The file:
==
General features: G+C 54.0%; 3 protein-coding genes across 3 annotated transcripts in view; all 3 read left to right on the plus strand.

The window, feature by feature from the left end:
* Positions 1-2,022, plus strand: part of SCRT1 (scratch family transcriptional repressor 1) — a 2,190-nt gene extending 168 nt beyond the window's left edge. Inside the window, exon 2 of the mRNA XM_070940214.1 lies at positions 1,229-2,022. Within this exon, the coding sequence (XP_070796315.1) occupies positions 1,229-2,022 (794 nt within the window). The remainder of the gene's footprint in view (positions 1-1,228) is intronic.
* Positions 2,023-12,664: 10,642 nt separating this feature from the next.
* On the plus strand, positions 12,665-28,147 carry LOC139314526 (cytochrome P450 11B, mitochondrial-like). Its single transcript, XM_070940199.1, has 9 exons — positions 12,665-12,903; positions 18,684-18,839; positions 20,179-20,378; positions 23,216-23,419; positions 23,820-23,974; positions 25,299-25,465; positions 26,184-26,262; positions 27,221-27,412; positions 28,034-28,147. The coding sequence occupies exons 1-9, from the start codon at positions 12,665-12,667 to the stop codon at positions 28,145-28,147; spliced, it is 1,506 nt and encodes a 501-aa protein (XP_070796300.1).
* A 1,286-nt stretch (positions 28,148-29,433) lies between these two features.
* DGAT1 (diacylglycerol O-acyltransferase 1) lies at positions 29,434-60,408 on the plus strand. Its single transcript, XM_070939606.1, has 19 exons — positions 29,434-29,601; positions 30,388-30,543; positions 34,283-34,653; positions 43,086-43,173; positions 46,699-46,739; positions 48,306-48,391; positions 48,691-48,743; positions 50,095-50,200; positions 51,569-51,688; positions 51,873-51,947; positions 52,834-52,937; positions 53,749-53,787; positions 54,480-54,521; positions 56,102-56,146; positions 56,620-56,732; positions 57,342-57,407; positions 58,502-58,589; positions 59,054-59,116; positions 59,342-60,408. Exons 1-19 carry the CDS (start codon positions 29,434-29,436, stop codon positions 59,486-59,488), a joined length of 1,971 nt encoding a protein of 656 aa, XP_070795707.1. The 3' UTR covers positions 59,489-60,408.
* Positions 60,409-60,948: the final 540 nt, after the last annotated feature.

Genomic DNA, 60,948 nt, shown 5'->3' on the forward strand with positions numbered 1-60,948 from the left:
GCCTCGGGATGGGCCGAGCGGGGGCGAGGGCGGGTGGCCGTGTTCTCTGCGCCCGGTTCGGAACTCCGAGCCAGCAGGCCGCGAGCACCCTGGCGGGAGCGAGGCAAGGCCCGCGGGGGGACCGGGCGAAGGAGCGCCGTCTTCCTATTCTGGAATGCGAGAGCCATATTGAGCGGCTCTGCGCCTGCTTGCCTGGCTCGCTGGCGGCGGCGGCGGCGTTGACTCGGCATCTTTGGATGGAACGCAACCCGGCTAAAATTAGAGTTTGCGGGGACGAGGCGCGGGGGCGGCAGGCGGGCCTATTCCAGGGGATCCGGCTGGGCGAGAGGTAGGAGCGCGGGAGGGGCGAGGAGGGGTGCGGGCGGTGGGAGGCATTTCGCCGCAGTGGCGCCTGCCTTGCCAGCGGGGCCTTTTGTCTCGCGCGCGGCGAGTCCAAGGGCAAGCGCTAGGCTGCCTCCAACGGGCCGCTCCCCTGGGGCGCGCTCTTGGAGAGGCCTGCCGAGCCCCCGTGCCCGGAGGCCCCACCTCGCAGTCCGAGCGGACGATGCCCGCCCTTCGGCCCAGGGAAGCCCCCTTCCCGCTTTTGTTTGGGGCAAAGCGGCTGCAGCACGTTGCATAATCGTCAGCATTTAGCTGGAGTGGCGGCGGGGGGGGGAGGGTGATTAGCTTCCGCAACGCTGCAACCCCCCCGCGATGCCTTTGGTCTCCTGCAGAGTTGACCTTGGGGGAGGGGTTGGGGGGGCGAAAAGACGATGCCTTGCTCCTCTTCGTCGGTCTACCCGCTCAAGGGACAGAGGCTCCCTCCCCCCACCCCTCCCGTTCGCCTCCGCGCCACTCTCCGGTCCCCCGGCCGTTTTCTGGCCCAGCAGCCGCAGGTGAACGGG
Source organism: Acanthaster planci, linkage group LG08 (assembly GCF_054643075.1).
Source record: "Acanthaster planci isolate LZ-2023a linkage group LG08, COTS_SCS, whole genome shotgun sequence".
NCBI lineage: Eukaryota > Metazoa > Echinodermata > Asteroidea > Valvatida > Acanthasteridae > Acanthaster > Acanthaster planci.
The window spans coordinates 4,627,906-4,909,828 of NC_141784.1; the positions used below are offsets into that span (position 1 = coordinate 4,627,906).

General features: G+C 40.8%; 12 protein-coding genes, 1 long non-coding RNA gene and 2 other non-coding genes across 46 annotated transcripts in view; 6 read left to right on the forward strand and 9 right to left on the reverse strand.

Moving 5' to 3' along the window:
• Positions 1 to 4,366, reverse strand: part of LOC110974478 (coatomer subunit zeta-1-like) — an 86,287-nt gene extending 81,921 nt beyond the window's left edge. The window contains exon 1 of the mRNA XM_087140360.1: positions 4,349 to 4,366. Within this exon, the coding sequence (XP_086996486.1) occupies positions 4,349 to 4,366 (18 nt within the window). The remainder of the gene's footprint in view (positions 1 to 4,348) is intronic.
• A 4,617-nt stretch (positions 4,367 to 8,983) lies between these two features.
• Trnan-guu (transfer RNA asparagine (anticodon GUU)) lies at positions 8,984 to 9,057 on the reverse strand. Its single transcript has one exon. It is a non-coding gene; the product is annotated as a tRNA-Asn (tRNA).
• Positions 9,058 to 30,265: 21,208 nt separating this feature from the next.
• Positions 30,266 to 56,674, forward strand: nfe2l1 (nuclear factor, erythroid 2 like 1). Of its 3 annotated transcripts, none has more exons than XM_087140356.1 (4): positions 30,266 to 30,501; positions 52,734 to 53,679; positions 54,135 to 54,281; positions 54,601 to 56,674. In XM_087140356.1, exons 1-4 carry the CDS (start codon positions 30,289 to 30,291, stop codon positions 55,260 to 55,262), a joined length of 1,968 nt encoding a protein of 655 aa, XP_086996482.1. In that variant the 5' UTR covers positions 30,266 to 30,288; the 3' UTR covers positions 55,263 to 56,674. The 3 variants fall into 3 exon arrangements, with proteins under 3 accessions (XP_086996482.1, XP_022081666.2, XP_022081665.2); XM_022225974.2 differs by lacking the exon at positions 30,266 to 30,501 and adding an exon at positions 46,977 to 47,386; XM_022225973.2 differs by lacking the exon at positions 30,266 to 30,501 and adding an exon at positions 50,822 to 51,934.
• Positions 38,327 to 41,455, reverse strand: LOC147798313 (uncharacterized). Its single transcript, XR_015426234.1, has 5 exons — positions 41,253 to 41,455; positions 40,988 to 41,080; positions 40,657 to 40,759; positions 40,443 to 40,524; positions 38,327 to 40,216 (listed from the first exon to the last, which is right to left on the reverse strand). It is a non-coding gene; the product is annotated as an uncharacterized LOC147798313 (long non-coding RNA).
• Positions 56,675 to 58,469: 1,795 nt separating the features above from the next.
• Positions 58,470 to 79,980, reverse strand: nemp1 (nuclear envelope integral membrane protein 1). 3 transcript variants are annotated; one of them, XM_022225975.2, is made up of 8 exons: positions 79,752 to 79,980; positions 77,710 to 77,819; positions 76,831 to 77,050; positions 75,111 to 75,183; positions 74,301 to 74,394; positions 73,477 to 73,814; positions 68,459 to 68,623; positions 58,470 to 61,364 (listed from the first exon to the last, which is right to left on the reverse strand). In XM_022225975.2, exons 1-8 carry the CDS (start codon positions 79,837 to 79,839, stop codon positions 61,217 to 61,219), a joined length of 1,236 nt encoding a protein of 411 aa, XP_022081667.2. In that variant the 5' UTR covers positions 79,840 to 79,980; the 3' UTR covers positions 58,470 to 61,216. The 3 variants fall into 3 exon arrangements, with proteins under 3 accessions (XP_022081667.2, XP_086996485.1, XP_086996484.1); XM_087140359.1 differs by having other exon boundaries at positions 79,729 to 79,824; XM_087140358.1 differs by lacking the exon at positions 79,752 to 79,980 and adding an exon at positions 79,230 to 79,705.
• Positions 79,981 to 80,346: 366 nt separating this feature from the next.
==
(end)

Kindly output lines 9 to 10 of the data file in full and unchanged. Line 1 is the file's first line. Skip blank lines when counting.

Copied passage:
Genomic DNA, 60,948 nt, shown 5'->3' on the forward strand with positions numbered 1-60,948 from the left:
GCCTCGGGATGGGCCGAGCGGGGGCGAGGGCGGGTGGCCGTGTTCTCTGCGCCCGGTTCGGAACTCCGAGCCAGCAGGCCGCGAGCACCCTGGCGGGAGCGAGGCAAGGCCCGCGGGGGGACCGGGCGAAGGAGCGCCGTCTTCCTATTCTGGAATGCGAGAGCCATATTGAGCGGCTCTGCGCCTGCTTGCCTGGCTCGCTGGCGGCGGCGGCGGCGTTGACTCGGCATCTTTGGATGGAACGCAACCCGGCTAAAATTAGAGTTTGCGGGGACGAGGCGCGGGGGCGGCAGGCGGGCCTATTCCAGGGGATCCGGCTGGGCGAGAGGTAGGAGCGCGGGAGGGGCGAGGAGGGGTGCGGGCGGTGGGAGGCATTTCGCCGCAGTGGCGCCTGCCTTGCCAGCGGGGCCTTTTGTCTCGCGCGCGGCGAGTCCAAGGGCAAGCGCTAGGCTGCCTCCAACGGGCCGCTCCCCTGGGGCGCGCTCTTGGAGAGGCCTGCCGAGCCCCCGTGCCCGGAGGCCCCACCTCGCAGTCCGAGCGGACGATGCCCGCCCTTCGGCCCAGGGAAGCCCCCTTCCCGCTTTTGTTTGGGGCAAAGCGGCTGCAGCACGTTGCATAATCGTCAGCATTTAGCTGGAGTGGCGGCGGGGGGGGGAGGGTGATTAGCTTCCGCAACGCTGCAACCCCCCCGCGATGCCTTTGGTCTCCTGCAGAGTTGACCTTGGGGGAGGGGTTGGGGGGGCGAAAAGACGATGCCTTGCTCCTCTTCGTCGGTCTACCCGCTCAAGGGACAGAGGCTCCCTCCCCCCACCCCTCCCGTTCGCCTCCGCGCCACTCTCCGGTCCCCCGGCCGTTTTCTGGCCCAGCAGCCGCAGGTGAACGGG